The injection of coils prior to glue theoretically provides a scaffold and helps anchor the glue, which may decrease the risk of embolization.38 Binmoeller et al. described an ex-vivo experiment where a 1 mL of cyanoacrylate was injected into heparinized blood that contained a previously placed coil.38 The glue clung to the fibers of the coil, allowing all of the glue to be removed with the coil in a single piece. Therefore, it was hypothesized that EUS-guided coil insertion followed by cyanoacrylate injection improves variceal obliteration while decreasing the risk of glue embolization.
The same group retrospectively analyzed 30 patients with acute or recent (<1 week) bleeding from GV who underwent EUS-guided coil and glue embolization of a feeding vessel.43 Technical success of coil and glue injection occurred in all 30 patients, while immediate hemostasis was achieved in both patients with active bleeding. The majority (93%) of cases only had 1 coil placed and a mean of 1.4 mL of 2-octyl-cyanoacrylate was injected. No immediate adverse events, including clinical evidence of pulmonary glue embolisms, occurred. Of those with subsequent surveillance endoscopy, 96% had complete obliteration of the feeding vessel and no evidence of flow on color Doppler within the variceal complex. One patient had recurrent GV bleeding 21 days after the initial procedure, which was treated with a subsequent EUS-guided combined coil and glue injection. At follow-up endoscopies, the glue and coils were found to spontaneously extrude into the stomach and eventually form a scar. Prospective trials are needed to confirm the theoretical benefit of using coils to anchor the glue.
EUS-Guided Portosystemic Gradient Measurement and Shunt Placement
In patients whom the underlying cause of GV is unclear, a hepatic venous pressure gradient (HVPG) obtained via transjugular access may be required for the diagnosis of portal hypertension. Although the HVPG is an accurate surrogate marker for sinusoidal and post-sinusoidal portal hypertension, pre-sinusoidal disease is not often diagnosed due to the inability of the wedge hepatic vein pressure to accurately approximate the portal vein pressure. Therefore, direct portal pressure measurements may be required in these situations. Percutaneous direct portal vein access is challenging and carries a significant risk, so several centers have reported on the use of EUS-guided portal vein catheterization and pressure measurement in porcine models.[Lai et al., Giday et al.] Portal pressure measurement was successful in all pigs, and was shown to correlate with transabdominal ultrasound-guided transhepatic portal vein pressure measurement (r=0.91). We performed the first EUS-guided portosystemic pressure gradient in a human subject to help rule-out portal hypertension as the cause of the patient?s recurrent gastrointestinal bleeding from duodenal varices. The portal vein was accessed transduodenally with a 22-gauge fine needle aspiration (FNA) needle (Wilson-Cook Medical Inc., Winston-Salem, NC) and contrast injection under fluoroscopy confirmed vascular access with a blush of contrast that quickly disappeared. Portal blood was then aspirated through the needle, which was connected to an arterial line pressure catheter, and portal pressure was measured after calibration. The same technique was repeated after identification and transgastric puncture of the middle hepatic vein. The portal vein, hepatic vein, and portosystemic pressure gradient all correlated with prior interventional radiology measurements of the HVPG. Transjugular intrahepatic portosystemic shunts (TIPS) are performed by interventional radiologists when a patient has recurrent or refractory variceal bleeding. In the future, EUS-guided portosystemic shunt placement may be an option, particularly during the same session in which other EUS interventions have been unsuccessful. One experimental study on 10 live porcine models used a linear echoendoscope to identify intrahepatic branches of the portal vein and hepatic vein.44 A 19-gauge needle was inserted transgastrically into an intrahepatic branch of the hepatic vein, and then advanced through normal liver parenchyma into a nearby intrahepatic branch of the portal vein. Venography was performed under fluoroscopic guidance to confirm position, followed by insertion of a 0.035-inch guidewire. After removal of the echoendoscope, a covered Zilver biliary self-expandable metal stent (ZILBS; Cook Endoscopy; Winston-Salem, NC) was inserted over the wire and deployed while monitoring fluoroscopic and endosonographic images. The chosen stent was 1-2 cm longer than the distance from the punctured hepatic vein to portal vein and the diameter approximated the diameter of the portal vein. Repeat venography was performed to confirm adequate placement. Four animals required an additional stent to be placed as the initial stent was not long enough to cover the intended distance. No adverse events occurred in any animal. Additional studies are required to understand the role and outcomes of EUS-guided portosystemic shunt placement in human subjects.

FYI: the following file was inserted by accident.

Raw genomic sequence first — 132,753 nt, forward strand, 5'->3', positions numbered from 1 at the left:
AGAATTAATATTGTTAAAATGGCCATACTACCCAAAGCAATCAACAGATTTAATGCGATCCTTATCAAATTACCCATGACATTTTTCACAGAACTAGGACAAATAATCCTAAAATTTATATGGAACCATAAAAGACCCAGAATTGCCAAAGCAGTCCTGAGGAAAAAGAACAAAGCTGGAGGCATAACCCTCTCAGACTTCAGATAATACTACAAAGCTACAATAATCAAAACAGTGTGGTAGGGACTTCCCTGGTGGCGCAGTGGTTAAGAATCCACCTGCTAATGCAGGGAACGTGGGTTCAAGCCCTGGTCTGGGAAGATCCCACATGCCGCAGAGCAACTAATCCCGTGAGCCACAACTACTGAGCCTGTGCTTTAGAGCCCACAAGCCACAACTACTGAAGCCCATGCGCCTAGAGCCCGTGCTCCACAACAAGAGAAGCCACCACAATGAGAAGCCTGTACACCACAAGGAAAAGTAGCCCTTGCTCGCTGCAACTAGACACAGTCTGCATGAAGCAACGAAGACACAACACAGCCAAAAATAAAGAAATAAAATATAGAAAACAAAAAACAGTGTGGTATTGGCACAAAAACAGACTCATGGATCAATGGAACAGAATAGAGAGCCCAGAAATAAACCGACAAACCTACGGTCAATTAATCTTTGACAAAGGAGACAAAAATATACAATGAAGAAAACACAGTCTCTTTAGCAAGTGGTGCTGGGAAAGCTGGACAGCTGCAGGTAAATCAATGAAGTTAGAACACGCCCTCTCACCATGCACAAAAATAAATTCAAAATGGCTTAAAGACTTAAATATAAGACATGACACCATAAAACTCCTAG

Bleeding from GV remains a challenge for the endoscopist. Although the recommended treatment is endoscopic glue injection, novel approaches and techniques are being studied to improve outcomes in these patients. As most studies on these emerging modalities are limited to case series, additional research is required to determine the optimal treatment option for patients with GV hemorrhage. In addition, additional trials focusing only on the treatment of fundal varices are needed to determine the long-term outcomes of these therapies. Ultimately, the decision on how to treat GV will largely depend on local expertise and should be approached in a multidisciplinary manner incorporating standard endoscopy, EUS, and interventional radiology.